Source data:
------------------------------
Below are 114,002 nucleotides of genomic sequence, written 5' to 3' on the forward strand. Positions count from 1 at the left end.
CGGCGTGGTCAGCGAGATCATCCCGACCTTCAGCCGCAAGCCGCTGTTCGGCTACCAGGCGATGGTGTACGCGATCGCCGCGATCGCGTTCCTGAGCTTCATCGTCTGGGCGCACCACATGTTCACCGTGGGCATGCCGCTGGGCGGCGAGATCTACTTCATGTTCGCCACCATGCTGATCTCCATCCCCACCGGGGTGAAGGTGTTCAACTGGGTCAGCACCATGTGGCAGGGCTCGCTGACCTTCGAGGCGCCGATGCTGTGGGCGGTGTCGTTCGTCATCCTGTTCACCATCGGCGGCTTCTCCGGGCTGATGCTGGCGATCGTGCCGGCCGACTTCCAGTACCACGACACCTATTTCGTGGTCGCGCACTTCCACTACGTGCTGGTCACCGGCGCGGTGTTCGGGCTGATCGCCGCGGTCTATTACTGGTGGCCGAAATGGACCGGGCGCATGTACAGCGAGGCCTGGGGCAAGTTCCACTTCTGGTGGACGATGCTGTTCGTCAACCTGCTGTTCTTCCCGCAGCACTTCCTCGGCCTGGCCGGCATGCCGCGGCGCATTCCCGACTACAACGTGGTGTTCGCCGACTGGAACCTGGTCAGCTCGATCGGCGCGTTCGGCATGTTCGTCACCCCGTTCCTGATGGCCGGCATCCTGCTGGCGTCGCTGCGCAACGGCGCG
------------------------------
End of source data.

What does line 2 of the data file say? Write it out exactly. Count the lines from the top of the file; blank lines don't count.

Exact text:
CGGCGTGGTCAGCGAGATCATCCCGACCTTCAGCCGCAAGCCGCTGTTCGGCTACCAGGCGATGGTGTACGCGATCGCCGCGATCGCGTTCCTGAGCTTCATCGTCTGGGCGCACCACATGTTCACCGTGGGCATGCCGCTGGGCGGCGAGATCTACTTCATGTTCGCCACCATGCTGATCTCCATCCCCACCGGGGTGAAGGTGTTCAACTGGGTCAGCACCATGTGGCAGGGCTCGCTGACCTTCGAGGCGCCGATGCTGTGGGCGGTGTCGTTCGTCATCCTGTTCACCATCGGCGGCTTCTCCGGGCTGATGCTGGCGATCGTGCCGGCCGACTTCCAGTACCACGACACCTATTTCGTGGTCGCGCACTTCCACTACGTGCTGGTCACCGGCGCGGTGTTCGGGCTGATCGCCGCGGTCTATTACTGGTGGCCGAAATGGACCGGGCGCATGTACAGCGAGGCCTGGGGCAAGTTCCACTTCTGGTGGACGATGCTGTTCGTCAACCTGCTGTTCTTCCCGCAGCACTTCCTCGGCCTGGCCGGCATGCCGCGGCGCATTCCCGACTACAACGTGGTGTTCGCCGACTGGAACCTGGTCAGCTCGATCGGCGCGTTCGGCATGTTCGTCACCCCGTTCCTGATGGCCGGCATCCTGCTGGCGTCGCTGCGCAACGGCGCG